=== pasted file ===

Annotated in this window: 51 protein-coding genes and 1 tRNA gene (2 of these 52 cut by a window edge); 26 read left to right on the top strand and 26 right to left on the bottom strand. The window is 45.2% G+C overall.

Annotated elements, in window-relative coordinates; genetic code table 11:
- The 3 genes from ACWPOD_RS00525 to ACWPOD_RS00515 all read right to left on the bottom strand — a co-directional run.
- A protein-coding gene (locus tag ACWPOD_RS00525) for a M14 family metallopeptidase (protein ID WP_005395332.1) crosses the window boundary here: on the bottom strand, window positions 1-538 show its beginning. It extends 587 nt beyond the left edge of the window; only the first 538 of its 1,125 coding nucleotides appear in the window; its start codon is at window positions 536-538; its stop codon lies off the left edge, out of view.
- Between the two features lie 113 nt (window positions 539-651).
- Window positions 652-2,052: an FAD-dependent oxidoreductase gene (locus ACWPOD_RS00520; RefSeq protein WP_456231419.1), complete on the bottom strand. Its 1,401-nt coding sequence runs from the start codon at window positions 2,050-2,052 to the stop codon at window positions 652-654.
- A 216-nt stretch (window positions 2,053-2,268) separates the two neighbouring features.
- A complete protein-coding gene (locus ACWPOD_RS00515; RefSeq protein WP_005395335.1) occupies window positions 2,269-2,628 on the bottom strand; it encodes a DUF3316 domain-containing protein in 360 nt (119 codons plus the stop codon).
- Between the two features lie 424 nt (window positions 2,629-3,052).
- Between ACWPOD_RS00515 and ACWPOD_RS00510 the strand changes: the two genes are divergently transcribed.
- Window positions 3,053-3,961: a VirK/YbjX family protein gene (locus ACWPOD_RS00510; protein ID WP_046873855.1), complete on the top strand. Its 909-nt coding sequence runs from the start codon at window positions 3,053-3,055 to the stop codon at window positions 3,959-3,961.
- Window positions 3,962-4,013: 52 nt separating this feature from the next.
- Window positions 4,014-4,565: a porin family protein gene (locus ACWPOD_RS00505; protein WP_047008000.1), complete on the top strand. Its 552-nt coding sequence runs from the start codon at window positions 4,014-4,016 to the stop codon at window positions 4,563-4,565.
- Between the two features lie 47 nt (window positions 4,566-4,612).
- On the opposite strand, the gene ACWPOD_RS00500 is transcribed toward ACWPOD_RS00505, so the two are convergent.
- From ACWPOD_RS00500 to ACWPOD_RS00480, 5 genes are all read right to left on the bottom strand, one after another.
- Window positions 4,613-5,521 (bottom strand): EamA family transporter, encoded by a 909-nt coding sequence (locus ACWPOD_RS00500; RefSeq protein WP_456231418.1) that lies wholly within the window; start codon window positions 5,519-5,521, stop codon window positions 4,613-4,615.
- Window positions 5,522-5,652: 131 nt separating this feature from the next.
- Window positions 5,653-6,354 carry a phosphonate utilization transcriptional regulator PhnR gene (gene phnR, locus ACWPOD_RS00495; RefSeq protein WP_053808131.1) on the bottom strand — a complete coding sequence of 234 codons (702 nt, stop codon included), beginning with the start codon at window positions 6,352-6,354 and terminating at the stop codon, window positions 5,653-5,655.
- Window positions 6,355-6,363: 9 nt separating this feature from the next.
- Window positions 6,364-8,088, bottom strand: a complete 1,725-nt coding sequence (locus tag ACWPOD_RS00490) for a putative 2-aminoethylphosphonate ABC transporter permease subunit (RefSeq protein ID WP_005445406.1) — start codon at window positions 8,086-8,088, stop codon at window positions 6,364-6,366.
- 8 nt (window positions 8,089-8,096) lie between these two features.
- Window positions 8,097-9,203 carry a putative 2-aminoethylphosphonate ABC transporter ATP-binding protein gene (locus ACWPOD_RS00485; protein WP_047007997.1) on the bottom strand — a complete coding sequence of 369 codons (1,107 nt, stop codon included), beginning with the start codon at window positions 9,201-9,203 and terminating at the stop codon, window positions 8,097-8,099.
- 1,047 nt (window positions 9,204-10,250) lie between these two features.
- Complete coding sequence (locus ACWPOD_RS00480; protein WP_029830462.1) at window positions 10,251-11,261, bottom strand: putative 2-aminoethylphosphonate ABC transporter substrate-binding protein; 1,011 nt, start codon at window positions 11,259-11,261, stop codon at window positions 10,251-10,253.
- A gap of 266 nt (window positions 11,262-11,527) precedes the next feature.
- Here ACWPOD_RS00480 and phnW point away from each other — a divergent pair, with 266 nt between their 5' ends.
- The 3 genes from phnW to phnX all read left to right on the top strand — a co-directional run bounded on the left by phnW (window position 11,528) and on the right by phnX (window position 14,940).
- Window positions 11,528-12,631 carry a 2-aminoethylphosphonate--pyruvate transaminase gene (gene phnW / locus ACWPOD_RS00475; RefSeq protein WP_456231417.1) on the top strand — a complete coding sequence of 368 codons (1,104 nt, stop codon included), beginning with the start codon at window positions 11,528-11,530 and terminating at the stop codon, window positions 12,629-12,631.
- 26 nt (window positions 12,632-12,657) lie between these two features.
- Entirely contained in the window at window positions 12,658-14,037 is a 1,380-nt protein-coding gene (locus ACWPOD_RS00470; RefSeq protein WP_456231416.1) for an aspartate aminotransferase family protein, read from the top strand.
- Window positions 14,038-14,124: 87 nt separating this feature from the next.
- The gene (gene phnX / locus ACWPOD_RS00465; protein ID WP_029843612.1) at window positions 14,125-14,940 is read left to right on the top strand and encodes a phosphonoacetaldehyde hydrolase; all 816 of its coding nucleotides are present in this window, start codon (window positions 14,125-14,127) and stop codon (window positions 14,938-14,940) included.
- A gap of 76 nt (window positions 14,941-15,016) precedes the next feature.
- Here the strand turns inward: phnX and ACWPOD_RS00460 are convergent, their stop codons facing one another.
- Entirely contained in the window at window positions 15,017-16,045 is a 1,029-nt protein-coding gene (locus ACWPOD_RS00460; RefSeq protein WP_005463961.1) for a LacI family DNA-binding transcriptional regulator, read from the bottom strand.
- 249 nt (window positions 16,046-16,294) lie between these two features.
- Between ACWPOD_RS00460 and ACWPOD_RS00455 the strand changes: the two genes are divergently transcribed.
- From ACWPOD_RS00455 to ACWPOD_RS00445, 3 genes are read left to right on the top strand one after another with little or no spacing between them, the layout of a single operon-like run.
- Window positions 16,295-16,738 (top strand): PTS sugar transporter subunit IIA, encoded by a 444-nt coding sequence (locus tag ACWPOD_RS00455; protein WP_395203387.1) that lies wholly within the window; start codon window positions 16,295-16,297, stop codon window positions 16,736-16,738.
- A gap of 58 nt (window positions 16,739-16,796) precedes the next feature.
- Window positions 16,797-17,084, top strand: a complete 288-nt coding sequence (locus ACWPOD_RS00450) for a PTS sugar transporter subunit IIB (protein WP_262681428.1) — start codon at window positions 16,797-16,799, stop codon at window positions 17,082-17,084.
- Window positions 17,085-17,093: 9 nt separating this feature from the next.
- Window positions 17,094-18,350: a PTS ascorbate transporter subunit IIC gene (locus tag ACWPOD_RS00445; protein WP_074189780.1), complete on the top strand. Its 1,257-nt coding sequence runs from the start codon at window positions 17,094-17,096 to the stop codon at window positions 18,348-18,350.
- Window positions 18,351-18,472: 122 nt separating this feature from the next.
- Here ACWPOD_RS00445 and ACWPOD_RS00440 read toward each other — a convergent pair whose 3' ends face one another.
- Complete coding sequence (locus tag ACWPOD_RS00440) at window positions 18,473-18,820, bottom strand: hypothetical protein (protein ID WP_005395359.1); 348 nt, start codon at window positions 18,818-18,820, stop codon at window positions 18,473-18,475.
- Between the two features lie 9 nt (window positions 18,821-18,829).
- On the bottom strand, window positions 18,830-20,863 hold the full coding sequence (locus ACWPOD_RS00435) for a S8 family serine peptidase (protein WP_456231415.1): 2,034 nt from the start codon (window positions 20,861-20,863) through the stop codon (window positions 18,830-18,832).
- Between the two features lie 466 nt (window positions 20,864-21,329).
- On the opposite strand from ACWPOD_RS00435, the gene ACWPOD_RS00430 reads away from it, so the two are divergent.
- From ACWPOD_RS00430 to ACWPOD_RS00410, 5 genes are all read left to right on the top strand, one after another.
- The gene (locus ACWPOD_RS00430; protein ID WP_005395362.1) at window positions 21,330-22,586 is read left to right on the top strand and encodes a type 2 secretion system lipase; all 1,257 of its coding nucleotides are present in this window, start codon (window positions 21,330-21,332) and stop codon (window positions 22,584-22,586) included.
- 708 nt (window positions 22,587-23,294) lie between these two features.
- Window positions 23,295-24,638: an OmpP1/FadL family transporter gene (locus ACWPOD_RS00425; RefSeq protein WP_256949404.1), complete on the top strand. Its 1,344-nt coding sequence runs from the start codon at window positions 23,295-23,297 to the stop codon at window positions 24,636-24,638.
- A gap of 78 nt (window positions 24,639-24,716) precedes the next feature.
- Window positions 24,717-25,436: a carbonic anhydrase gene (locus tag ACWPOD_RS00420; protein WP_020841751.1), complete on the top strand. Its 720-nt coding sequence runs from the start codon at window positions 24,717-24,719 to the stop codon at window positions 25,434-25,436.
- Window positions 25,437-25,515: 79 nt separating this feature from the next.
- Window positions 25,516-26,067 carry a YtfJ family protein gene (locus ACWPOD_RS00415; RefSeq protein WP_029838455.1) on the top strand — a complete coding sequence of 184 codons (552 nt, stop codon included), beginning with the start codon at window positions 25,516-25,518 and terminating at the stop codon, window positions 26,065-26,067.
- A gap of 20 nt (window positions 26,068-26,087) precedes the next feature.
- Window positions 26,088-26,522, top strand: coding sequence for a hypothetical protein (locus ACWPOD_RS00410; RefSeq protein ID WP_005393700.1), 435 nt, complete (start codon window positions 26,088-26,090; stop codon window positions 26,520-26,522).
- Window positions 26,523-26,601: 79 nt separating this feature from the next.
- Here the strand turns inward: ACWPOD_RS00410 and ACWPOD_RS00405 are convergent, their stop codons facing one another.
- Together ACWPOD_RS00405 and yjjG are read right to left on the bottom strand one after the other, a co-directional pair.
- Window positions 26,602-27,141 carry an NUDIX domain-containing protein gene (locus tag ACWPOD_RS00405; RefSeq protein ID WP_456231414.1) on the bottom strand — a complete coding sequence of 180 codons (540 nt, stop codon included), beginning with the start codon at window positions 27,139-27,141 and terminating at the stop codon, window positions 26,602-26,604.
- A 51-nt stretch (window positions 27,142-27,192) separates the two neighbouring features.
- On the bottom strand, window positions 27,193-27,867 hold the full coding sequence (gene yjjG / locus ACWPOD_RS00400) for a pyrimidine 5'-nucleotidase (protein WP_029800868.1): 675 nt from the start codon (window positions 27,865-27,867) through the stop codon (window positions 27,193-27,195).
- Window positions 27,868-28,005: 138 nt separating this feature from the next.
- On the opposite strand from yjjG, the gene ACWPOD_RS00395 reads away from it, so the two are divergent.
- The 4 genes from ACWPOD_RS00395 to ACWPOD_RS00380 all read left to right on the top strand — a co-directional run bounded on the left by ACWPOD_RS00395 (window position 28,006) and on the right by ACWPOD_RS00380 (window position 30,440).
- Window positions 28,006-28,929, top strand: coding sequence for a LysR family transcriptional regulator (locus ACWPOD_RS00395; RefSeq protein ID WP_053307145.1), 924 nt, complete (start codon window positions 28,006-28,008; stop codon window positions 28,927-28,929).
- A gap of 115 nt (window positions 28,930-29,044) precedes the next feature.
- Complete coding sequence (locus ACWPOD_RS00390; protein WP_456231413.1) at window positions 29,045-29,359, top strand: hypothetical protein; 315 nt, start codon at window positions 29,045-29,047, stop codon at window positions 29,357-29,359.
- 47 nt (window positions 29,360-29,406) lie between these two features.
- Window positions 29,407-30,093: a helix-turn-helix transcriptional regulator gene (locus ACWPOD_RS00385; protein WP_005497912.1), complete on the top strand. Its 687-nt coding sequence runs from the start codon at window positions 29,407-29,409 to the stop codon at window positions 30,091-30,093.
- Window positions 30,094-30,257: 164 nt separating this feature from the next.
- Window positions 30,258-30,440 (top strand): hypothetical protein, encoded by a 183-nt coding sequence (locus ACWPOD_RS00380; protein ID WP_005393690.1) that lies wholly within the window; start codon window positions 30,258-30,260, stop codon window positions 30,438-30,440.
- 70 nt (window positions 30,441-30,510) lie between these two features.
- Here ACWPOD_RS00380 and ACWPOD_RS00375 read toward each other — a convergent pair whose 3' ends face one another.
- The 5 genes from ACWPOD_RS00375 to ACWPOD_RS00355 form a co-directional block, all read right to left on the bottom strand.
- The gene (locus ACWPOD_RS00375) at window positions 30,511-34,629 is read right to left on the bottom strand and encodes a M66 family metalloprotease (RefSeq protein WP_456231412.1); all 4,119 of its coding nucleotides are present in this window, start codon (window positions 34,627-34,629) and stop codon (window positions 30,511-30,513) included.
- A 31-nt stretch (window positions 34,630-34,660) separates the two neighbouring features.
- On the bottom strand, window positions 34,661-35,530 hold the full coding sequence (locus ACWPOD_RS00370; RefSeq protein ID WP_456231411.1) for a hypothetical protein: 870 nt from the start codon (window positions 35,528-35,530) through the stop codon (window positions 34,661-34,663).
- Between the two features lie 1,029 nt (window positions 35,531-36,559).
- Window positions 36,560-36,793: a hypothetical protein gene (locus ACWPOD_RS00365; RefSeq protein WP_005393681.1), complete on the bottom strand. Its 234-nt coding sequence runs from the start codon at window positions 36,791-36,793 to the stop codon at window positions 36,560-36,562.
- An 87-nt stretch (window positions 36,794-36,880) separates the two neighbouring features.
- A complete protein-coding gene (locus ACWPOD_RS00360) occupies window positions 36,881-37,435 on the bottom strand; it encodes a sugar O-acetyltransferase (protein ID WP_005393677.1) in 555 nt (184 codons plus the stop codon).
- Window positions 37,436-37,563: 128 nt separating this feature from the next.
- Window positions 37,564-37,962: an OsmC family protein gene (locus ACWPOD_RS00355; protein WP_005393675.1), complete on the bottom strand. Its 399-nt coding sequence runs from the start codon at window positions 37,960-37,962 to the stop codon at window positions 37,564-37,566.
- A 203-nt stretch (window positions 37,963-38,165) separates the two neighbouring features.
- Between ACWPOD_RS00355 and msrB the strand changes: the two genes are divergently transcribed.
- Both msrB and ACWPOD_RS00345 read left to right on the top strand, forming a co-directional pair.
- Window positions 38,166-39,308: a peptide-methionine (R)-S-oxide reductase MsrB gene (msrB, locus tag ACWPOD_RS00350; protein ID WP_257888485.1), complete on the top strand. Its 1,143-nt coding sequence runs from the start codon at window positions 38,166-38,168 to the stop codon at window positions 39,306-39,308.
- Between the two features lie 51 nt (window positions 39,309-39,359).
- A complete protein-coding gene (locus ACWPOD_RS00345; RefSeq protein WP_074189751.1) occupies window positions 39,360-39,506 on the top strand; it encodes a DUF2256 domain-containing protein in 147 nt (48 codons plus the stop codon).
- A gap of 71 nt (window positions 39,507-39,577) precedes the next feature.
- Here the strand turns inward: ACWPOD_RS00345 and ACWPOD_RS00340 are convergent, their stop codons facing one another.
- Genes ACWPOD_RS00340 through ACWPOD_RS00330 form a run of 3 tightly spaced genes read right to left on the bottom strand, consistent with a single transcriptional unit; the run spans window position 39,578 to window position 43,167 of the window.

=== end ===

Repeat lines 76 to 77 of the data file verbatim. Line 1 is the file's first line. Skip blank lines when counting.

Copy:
- Window positions 30,094-30,257: 164 nt separating this feature from the next.
- Window positions 30,258-30,440 (top strand): hypothetical protein, encoded by a 183-nt coding sequence (locus ACWPOD_RS00380; protein ID WP_005393690.1) that lies wholly within the window; start codon window positions 30,258-30,260, stop codon window positions 30,438-30,440.